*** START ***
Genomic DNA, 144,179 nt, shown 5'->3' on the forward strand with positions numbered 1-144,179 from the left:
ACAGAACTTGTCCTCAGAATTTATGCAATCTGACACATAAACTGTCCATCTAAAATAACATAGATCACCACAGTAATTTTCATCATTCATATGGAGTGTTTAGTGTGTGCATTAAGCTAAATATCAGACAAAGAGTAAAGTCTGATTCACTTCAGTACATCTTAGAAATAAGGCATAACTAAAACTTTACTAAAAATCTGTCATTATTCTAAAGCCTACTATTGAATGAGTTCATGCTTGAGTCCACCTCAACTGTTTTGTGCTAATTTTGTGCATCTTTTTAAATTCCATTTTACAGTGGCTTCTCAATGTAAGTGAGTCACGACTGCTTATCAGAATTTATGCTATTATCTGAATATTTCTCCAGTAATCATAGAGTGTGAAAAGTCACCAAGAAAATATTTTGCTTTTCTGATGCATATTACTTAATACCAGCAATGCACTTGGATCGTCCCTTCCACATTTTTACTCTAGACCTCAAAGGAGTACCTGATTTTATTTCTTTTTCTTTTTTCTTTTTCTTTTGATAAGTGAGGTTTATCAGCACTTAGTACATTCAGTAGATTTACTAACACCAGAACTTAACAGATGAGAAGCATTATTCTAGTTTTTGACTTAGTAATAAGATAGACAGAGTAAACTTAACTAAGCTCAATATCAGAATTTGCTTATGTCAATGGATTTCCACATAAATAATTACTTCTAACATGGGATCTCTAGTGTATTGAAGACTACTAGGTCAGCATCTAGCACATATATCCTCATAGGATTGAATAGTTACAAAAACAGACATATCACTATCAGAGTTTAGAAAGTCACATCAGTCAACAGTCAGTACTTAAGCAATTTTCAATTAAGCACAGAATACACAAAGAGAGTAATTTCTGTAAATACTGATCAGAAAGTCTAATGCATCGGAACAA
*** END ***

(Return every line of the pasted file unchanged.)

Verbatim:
Genomic DNA, 144,179 nt, shown 5'->3' on the forward strand with positions numbered 1-144,179 from the left:
ACAGAACTTGTCCTCAGAATTTATGCAATCTGACACATAAACTGTCCATCTAAAATAACATAGATCACCACAGTAATTTTCATCATTCATATGGAGTGTTTAGTGTGTGCATTAAGCTAAATATCAGACAAAGAGTAAAGTCTGATTCACTTCAGTACATCTTAGAAATAAGGCATAACTAAAACTTTACTAAAAATCTGTCATTATTCTAAAGCCTACTATTGAATGAGTTCATGCTTGAGTCCACCTCAACTGTTTTGTGCTAATTTTGTGCATCTTTTTAAATTCCATTTTACAGTGGCTTCTCAATGTAAGTGAGTCACGACTGCTTATCAGAATTTATGCTATTATCTGAATATTTCTCCAGTAATCATAGAGTGTGAAAAGTCACCAAGAAAATATTTTGCTTTTCTGATGCATATTACTTAATACCAGCAATGCACTTGGATCGTCCCTTCCACATTTTTACTCTAGACCTCAAAGGAGTACCTGATTTTATTTCTTTTTCTTTTTTCTTTTTCTTTTGATAAGTGAGGTTTATCAGCACTTAGTACATTCAGTAGATTTACTAACACCAGAACTTAACAGATGAGAAGCATTATTCTAGTTTTTGACTTAGTAATAAGATAGACAGAGTAAACTTAACTAAGCTCAATATCAGAATTTGCTTATGTCAATGGATTTCCACATAAATAATTACTTCTAACATGGGATCTCTAGTGTATTGAAGACTACTAGGTCAGCATCTAGCACATATATCCTCATAGGATTGAATAGTTACAAAAACAGACATATCACTATCAGAGTTTAGAAAGTCACATCAGTCAACAGTCAGTACTTAAGCAATTTTCAATTAAGCACAGAATACACAAAGAGAGTAATTTCTGTAAATACTGATCAGAAAGTCTAATGCATCGGAACAA